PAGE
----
Recent years have seen more awareness aimed at the issue of drowsy driving. Those operating their vehicles on Houston’s roads after having had little sleep can be just as dangerous as drunk drivers. If a driver sleeping behind the wheel of a standard car, truck or SUV poses a risk, imagine how much more dangerous a truck driver nodding off while driving a semi-truck can be. Several clients have come to see us here at The Alworth Law Firm PLLC after having been involved in truck accidents where they believed the truckers might have been literally asleep at the wheel. If you have been as well, then your question is likely the same as theirs: how can you prove it?
The federal government has established hours-of-service regulations for truck drivers. According to the Federal Motor Carrier Safety Administration, these are:
- Drivers may only drive a maximum of 11 hours after 10 consecutive hours off duty
- Drivers may not drive beyond the 14th hour after coming on duty
- Drivers may not drive more than eight hours without stopping to take a break of at least 30 minutes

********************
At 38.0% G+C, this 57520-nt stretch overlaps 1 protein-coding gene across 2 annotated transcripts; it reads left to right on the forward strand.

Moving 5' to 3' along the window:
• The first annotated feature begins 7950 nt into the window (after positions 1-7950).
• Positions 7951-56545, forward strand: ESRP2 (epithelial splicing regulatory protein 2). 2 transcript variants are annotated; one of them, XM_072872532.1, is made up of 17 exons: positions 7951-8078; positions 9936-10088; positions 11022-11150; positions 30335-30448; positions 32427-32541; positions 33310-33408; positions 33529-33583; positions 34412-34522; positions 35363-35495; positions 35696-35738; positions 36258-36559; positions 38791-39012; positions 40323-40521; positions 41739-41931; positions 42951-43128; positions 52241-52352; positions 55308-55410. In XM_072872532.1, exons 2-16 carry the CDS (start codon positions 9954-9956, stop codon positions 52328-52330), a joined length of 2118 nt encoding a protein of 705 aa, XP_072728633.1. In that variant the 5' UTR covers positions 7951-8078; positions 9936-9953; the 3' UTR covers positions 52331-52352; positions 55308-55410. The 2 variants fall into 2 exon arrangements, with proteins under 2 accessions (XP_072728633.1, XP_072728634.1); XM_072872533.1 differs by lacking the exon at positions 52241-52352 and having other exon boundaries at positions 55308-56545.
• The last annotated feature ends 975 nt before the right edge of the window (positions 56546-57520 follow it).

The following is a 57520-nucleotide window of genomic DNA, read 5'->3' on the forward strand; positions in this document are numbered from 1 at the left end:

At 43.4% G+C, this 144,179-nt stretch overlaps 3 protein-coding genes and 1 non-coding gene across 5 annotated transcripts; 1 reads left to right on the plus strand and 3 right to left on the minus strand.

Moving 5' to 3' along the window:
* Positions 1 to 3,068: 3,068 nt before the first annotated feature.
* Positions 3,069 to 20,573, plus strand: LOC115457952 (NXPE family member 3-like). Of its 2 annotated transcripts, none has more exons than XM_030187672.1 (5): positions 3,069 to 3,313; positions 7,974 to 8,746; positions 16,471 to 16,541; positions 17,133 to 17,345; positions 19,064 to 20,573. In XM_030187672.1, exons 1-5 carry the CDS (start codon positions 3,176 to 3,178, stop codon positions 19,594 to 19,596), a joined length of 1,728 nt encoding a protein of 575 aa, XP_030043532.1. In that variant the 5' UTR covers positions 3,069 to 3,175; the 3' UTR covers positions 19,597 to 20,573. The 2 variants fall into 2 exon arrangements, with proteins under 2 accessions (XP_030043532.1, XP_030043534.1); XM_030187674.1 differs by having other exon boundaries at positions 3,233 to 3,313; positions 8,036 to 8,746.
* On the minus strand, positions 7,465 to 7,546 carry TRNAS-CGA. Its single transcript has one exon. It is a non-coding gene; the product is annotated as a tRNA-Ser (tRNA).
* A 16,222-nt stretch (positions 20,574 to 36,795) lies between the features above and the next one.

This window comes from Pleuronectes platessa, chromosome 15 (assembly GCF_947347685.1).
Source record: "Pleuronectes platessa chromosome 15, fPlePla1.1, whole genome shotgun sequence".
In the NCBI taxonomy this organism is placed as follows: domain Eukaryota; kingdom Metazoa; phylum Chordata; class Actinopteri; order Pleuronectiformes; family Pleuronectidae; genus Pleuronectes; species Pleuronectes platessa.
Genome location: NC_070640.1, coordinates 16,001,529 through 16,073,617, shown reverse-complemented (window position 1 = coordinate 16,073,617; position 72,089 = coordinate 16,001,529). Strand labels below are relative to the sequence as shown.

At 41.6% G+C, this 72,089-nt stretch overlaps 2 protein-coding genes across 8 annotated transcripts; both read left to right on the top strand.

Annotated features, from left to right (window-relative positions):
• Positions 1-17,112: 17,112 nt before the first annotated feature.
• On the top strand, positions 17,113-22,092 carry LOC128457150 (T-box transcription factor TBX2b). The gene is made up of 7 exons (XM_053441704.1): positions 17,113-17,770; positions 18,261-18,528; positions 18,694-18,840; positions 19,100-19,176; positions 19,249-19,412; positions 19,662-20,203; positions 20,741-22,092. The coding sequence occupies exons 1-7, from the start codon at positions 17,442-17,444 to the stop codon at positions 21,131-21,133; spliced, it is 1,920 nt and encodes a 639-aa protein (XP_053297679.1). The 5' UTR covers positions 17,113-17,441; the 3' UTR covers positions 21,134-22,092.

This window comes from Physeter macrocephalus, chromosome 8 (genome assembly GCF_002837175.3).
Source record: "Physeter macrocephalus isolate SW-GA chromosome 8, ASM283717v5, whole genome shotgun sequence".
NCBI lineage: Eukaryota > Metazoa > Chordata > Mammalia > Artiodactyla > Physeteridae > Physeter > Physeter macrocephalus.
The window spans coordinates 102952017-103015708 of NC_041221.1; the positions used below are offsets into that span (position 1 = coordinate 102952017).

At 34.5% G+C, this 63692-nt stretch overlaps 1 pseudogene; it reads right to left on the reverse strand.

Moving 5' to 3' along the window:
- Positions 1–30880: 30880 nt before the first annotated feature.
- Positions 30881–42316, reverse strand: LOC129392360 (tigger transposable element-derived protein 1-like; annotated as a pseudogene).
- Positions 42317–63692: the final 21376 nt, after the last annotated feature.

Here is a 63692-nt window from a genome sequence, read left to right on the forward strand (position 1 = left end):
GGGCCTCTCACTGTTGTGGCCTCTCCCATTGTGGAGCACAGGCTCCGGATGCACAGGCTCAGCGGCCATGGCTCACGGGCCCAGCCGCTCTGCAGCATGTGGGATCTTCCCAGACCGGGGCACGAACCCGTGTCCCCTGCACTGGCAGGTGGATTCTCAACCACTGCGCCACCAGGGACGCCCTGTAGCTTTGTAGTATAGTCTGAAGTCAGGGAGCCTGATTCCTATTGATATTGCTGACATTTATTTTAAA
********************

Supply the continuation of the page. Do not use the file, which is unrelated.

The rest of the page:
- Drivers may not drive more than 60-70 over 7-8 consecutive days
For a driver to restart their 7-8 work week, they must take a minimum of 34 consecutive hours off.
Truck drivers are required to maintain logs detailing their hours of service. After having been involved in a truck accident, you should ask that these be reviewed. If said review reveals that the driver was not abiding by the hours-of-service regulations (or had not been keeping adequate records), you may have a strong claim for negligence.
You can learn more about trucking industry safety regulations by continuing to explore our site.